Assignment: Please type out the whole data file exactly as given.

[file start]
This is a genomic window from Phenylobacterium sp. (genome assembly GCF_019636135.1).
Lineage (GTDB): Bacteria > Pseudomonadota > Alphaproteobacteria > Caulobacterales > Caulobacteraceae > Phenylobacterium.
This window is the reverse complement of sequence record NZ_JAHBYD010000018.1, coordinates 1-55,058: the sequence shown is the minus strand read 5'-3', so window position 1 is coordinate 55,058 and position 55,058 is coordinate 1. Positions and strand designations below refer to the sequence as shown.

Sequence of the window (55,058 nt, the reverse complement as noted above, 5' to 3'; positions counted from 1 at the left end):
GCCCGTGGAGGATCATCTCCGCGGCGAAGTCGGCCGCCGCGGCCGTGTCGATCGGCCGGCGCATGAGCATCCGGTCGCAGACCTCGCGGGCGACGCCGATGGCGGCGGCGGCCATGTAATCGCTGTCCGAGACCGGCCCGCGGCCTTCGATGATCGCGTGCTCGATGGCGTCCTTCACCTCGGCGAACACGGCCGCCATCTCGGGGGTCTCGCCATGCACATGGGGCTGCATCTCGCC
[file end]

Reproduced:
This is a genomic window from Phenylobacterium sp. (genome assembly GCF_019636135.1).
Lineage (GTDB): Bacteria > Pseudomonadota > Alphaproteobacteria > Caulobacterales > Caulobacteraceae > Phenylobacterium.
This window is the reverse complement of sequence record NZ_JAHBYD010000018.1, coordinates 1-55,058: the sequence shown is the minus strand read 5'-3', so window position 1 is coordinate 55,058 and position 55,058 is coordinate 1. Positions and strand designations below refer to the sequence as shown.

Sequence of the window (55,058 nt, the reverse complement as noted above, 5' to 3'; positions counted from 1 at the left end):
GCCCGTGGAGGATCATCTCCGCGGCGAAGTCGGCCGCCGCGGCCGTGTCGATCGGCCGGCGCATGAGCATCCGGTCGCAGACCTCGCGGGCGACGCCGATGGCGGCGGCGGCCATGTAATCGCTGTCCGAGACCGGCCCGCGGCCTTCGATGATCGCGTGCTCGATGGCGTCCTTCACCTCGGCGAACACGGCCGCCATCTCGGGGGTCTCGCCATGCACATGGGGCTGCATCTCGCC